Causes of Alcohol Abuse

There are a variety of causes of alcohol abuse. This article has information on some factors that may play a part in the causes of alcohol abuse or alcohol dependency such as genetics, behaviors, depression, binge drinking, and more...

Causes of Alcohol Abuse and Related Issues

Although a variety of behaviors, situations, and problems are associated with alcoholism, they stand in various relationships to it: some may be causes or formative factors, while others may be effects or have relationships that are not yet clearly defined.

Genetics and Environment in the Development of Alcoholism

A variety of genetic and environmental causes can contribute to alcohol dependency, and an array of other behaviors and issues are often found in conjunction with teen alcohol use. This article explores what is known about the causes of alcohol abuse.

The discovery of the so-called “hangover gene” in 2005, showed that stress increases alcohol tolerance. This suggests that a drinker - including a first time drinker - would need to drink more before reaching a state of inebriation, increasing the likelihood that the stressed person would be more likely to end up with an addiction problem.

The latest research indicates that a mix of environmental and genetic factors may influence teens’ behavior with alcohol. Environmental factors play a larger role, researchers at Washington University School of Medicine found, in the timing of a teen’s first drink, with family conflict and peer use being key, and the earlier the first drink, the more likelihood of dependence. In their study of female twins, researchers nevertheless found that the rapidity of the move from problem drinking to dependence was more influential, as it was in moving through other drinking “milestones.” The researchers also found that “many” teens who had alcohol and became problem drinkers in their twenties, changed their behavior with regard to alcohol at about the same time as they made other significant commitments in relationships, employment, and starting a family.

The Collaborative Study of the Genetics of Alcoholism (COGA), which focused on familial DNA testing, has shown that depending on the genetic variant, different associated behaviors are likely, including conduct problems for one genetic variant, and depression for another.

Other Factors/Issues that Go Hand-in-Hand with Alcohol Abuse

The COGA study may help us to understand why depression and physical fighting or other confrontational behavior is often linked with use of alcohol. But although genetic studies may not yet have shown a link, other factors, behaviors and disorders are also associated with alcohol abuse.

Besides depression, which alcohol use can contribute to, as well as arise with, other mental health disorders have been found among youth whose alcohol use began between ages 12 and 17. Bipolar disorder, panic disorders, and anxiety disorders such as post traumatic stress disorder are also associated with alcoholism.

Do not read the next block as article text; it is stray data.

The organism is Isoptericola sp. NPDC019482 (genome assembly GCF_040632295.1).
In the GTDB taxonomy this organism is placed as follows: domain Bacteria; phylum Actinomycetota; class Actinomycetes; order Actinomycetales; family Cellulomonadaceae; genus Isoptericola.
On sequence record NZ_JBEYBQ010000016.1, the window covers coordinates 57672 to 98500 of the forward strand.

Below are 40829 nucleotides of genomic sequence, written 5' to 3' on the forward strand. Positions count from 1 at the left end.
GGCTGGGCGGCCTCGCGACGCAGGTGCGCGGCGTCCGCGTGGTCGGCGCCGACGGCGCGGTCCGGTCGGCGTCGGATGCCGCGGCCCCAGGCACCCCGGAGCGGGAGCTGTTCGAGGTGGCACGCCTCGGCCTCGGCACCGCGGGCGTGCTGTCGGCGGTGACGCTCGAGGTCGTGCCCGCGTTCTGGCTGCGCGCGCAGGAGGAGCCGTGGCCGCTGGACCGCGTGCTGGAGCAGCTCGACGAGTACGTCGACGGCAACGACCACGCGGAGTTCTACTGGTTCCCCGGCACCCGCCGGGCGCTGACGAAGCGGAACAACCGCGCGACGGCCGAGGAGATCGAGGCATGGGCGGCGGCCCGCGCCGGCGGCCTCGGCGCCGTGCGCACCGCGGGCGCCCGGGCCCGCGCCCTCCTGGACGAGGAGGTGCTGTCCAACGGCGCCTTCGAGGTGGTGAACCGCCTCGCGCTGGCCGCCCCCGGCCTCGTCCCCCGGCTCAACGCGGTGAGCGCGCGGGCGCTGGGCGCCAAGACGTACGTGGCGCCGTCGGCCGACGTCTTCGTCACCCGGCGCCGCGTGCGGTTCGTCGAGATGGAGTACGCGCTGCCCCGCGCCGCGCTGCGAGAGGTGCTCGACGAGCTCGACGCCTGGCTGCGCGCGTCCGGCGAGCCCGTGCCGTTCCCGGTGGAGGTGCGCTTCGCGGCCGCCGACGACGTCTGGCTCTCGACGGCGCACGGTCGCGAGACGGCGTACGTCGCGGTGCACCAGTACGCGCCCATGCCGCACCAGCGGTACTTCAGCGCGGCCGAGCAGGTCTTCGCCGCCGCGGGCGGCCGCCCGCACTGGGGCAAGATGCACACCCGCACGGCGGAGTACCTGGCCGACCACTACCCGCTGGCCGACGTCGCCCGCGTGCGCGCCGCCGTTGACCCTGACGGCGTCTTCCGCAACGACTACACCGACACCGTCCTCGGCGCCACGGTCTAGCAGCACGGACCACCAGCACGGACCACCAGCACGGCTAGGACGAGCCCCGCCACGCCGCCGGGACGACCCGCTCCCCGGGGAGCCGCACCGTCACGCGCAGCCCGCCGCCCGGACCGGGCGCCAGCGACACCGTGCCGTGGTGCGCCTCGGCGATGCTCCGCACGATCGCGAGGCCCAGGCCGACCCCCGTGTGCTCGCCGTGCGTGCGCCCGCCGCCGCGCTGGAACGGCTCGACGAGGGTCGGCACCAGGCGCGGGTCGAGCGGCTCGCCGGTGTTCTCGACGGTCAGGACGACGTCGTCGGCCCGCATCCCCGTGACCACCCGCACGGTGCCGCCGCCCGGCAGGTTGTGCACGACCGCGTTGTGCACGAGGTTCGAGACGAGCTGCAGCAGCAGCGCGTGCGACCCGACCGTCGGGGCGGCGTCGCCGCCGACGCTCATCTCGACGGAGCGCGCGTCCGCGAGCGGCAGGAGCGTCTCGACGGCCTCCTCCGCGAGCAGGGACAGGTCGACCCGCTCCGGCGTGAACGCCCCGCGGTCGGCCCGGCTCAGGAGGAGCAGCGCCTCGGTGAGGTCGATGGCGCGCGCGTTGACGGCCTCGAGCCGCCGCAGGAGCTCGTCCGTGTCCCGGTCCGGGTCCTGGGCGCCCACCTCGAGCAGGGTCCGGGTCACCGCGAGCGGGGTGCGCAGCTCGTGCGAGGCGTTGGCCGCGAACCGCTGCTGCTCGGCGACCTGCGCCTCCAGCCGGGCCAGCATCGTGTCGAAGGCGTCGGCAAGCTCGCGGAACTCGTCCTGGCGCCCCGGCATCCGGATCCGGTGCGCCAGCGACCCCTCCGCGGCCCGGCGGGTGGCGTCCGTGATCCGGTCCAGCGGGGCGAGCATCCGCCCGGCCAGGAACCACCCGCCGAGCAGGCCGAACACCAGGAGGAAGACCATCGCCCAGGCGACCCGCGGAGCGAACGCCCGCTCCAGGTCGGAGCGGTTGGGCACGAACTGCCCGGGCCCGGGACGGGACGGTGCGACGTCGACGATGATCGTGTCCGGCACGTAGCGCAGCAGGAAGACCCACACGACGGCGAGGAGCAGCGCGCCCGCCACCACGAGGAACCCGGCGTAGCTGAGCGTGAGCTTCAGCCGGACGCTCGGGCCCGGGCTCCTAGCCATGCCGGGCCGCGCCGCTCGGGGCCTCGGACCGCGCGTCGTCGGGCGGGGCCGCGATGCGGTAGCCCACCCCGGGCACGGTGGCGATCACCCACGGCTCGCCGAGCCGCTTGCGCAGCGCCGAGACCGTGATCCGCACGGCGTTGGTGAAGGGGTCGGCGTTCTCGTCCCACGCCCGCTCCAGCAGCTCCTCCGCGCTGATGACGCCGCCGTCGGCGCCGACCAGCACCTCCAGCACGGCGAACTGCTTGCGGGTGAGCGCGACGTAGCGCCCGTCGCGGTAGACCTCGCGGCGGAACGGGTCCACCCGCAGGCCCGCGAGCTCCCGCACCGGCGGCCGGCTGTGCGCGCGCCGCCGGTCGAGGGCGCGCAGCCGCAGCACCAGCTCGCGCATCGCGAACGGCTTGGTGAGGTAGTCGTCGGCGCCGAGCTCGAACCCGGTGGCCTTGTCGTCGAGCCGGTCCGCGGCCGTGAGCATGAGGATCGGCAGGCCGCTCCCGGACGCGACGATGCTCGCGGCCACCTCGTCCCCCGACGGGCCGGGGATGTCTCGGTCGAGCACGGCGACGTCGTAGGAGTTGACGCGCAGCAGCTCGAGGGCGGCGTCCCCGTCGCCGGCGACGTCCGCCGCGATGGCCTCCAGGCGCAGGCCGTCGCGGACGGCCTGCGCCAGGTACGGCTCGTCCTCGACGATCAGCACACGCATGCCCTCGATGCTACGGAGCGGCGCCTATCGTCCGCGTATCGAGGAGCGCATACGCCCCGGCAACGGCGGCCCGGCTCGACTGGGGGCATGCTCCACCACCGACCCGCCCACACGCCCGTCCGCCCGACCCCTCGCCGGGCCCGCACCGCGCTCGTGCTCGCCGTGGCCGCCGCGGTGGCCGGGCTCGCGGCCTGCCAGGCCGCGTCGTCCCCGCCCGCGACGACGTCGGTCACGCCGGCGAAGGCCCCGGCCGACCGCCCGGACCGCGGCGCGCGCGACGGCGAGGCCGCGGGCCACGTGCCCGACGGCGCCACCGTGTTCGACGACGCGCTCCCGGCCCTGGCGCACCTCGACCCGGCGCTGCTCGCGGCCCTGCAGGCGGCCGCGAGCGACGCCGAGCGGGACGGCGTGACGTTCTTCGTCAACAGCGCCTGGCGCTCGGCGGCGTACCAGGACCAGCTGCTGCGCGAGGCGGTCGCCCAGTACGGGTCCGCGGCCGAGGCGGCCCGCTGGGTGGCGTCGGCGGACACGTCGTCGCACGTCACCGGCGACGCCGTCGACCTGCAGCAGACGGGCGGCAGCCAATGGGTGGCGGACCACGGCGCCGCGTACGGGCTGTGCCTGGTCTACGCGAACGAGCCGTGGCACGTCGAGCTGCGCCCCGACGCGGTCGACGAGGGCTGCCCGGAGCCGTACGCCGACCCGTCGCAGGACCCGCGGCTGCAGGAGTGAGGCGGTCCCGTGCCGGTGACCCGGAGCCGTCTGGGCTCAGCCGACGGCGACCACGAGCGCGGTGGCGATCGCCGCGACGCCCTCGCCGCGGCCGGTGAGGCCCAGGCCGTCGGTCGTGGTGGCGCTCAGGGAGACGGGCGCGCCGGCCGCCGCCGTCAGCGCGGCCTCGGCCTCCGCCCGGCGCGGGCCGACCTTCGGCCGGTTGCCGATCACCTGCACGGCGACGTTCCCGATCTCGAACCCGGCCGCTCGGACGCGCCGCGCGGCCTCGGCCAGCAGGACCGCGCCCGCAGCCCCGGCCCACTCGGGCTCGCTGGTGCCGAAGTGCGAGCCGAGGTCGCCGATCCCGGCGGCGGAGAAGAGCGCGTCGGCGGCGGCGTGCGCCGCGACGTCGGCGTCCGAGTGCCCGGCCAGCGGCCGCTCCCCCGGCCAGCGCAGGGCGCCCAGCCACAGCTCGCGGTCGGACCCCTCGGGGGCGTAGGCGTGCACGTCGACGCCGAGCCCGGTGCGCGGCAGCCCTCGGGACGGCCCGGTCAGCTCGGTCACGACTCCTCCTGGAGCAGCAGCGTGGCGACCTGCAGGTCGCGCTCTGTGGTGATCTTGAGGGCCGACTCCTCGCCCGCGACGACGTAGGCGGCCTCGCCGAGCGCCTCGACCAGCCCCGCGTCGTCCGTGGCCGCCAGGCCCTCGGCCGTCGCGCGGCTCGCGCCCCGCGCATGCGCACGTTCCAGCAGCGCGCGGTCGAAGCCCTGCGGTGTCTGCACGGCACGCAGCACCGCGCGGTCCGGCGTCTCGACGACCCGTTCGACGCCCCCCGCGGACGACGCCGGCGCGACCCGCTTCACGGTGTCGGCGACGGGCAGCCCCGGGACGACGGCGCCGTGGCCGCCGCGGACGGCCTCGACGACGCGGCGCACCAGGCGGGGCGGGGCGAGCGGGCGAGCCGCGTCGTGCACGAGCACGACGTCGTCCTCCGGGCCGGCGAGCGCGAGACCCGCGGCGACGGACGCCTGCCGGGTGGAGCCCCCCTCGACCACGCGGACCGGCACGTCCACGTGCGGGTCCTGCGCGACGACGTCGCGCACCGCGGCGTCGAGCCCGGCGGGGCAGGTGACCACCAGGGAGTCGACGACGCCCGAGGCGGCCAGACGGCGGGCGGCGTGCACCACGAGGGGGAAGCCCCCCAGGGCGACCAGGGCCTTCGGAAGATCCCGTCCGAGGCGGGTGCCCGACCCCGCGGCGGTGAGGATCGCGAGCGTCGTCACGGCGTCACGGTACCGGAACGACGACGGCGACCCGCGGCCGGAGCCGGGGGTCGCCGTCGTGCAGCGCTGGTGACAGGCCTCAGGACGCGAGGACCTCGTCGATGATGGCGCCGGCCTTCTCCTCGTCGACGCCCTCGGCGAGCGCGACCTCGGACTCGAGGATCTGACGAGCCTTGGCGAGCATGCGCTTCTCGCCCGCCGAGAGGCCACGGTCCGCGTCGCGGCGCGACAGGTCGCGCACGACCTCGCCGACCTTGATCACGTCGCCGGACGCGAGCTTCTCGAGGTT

Binge drinking has ties to a number of other behaviors. In particular, the Center for Disease Control (CDC) did a study in 2003 which showed that binge drinking by teens is associated with a variety of other behaviors more than their peers. Binge drinking teens are more likely to smoke, to have been in a physical fight, to have suffered from dating violence, including rape, to have attempted suicide, to be sexually active, and to use illegal drugs than teens who do not binge drink. By self report, they also tend to have lower grades. The National Survey on Drug Use and Health (NSDUH) Report form April, 2005 found that more heavy drinking youths aged 12 - 17 had engaged in delinquent behavior including fighting, stealing, selling illegal drugs, and carrying a handgun than their peers who used alcohol differently or not at all.

Expanding on that, sexual activity brings with the risks of sexually transmitted diseases, including HIV, and unwanted pregnancy, while smoking brings the risk of cancers and lung disease. And besides the physical effects listed in the effects article, chronic abusers of alcohol alone become prone to bacterial pneumonia, septicemia, tuberculosis, atrial fibrillation, and hepatitis C. In addition, alcohol contributes to immunodeficiency and autoimmunity.

Teen runaways aged 12 - 17 are more likely than youths who have stayed at home to have used alcohol and illegal drugs, according to the NSDUH Report from July, 2004. And youths ages 12 - 17 who used alcohol or illicit drugs are more likely than those who used neither to be a suicide risk. according to the NSDUH Report from July, 2002.


Washington University School of Medicine (2008, April 24). Environment Key Early: Genes' Role Expands In Alcohol Dependence. ScienceDaily. Retrieved April 30, 2008.

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